So you added a new native module or a new method to a module but it isn't working, now what?!
My native method isn't being hit in the VS debugger
A possible reason a method isn't called is a mismatch between the expected and actual types that your method accepts/returns.
To debug into what is rejecting the call, set a breakpoint in
facebook::react::CxxNativeModule::invoke. This breakpoint is bound to be hit a lot (every time a call to a native method is made), so we want to make sure we only break when our method of interest is involved.
Right-click on the breakpoint to add a Condition. Suppose the method you are interested in catching is called
The conditional breakpoint condition to enter should compare the name of the method to that string:
Compile error 'XamlMetaDataProvider': is not a member of 'winrt::MyModuleName'
Error C2039 'XamlMetaDataProvider': is not a member of 'winrt::MyModuleName' Error C2039 'MyModuleName_XamlTypeInfo': is not a member of 'winrt::MyModuleName'
This can happen if your module includes some XAML markup and you aren't referencing the XAML type information from your C++ app.
To fix this, add the following to your C++ app's
MyNamespaceName will be the same, you can check it in the C# project's properties pane under Root Namespace).
App crashes when trying to load the C# component or instantiate one of its types
Error 0x80131040 "The located assembly’s manifest definition does not match the assembly reference"
C++ apps consuming native modules written in C# need special care. There is a bug in the interop between C# and C++: https://github.com/microsoft/dotnet/issues/1196.
The symptoms are that building the app will work fine but the C++ app will crash at runtime when trying to load the C# module with the error
0x80131040 : The located assembly's manifest definition does not match the assembly reference.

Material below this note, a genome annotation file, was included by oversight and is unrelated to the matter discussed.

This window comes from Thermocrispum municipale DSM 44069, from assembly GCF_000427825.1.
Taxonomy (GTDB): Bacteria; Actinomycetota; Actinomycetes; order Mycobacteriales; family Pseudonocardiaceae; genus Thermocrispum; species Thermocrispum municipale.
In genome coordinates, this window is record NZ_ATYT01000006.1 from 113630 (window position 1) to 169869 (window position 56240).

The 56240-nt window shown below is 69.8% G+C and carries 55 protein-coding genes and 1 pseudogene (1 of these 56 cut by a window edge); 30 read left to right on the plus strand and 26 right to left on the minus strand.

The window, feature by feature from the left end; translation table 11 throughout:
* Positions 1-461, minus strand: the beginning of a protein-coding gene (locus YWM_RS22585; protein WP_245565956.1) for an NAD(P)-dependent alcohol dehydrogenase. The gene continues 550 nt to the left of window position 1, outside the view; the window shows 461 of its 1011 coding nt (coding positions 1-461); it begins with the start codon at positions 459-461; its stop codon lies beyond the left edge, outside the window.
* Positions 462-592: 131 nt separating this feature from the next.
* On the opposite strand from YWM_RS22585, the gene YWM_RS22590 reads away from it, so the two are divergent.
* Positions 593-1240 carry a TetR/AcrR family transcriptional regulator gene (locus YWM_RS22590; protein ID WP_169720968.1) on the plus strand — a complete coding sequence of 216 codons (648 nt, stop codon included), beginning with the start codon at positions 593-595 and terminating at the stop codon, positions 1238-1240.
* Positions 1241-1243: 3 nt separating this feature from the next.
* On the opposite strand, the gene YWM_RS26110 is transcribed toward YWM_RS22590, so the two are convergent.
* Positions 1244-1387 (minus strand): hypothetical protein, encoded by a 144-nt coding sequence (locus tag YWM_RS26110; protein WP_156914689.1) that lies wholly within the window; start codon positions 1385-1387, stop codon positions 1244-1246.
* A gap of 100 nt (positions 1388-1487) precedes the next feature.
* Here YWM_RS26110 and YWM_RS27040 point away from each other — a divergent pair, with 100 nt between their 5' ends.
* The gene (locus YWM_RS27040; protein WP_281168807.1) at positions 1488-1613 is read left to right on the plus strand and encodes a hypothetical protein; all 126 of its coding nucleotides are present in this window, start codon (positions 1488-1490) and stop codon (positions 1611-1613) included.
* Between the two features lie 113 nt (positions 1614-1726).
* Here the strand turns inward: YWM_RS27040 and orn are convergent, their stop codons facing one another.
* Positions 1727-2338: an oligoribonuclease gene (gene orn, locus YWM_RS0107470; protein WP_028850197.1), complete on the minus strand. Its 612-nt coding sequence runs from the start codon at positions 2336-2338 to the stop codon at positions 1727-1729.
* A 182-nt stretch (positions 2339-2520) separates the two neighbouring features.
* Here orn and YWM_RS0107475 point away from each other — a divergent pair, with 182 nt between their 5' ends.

A write-up of the problem can be found here.
As of RNW 0.62, you can enable a
ConsumeCSharpModules property in your C++ app to fix the issue:
- In your .vcxproj file, set this property within
<PropertyGroup Label="ReactNativeWindowsProps"> <ReactNativeWindowsDir Condition="'$(ReactNativeWindowsDir)' == ''">$([MSBuild]::GetDirectoryNameOfFileAbove($(MSBuildThisFileDirectory), 'node_modules\react-native-windows\package.json'))\node_modules\react-native-windows\</ReactNativeWindowsDir> + <ConsumeCSharpModules>true</ConsumeCSharpModules> </PropertyGroup>
If the above workaround doesn't work, you can try two other (older) workarounds:
- Set your C# component's target Windows version to Windows 10 version 1703 (Build 15063) or lower.
- Reference the .NET Native NuGet packages in your C++ app:
- Right click on the app's .vcxproj file → Manage NuGet Packages.
- Search for
Microsoft.Net.Native.Compiler, and install it.
- Then add the following properties to the .vcxproj file:
<PropertyGroup> <UseDotNetNativeToolchain Condition="'$(Configuration)'=='Release'">true</UseDotNetNativeToolchain> <DotNetNativeVersion>2.2.3</DotNetNativeVersion> </PropertyGroup>
For more information and troubleshooting instructions, see the following articles: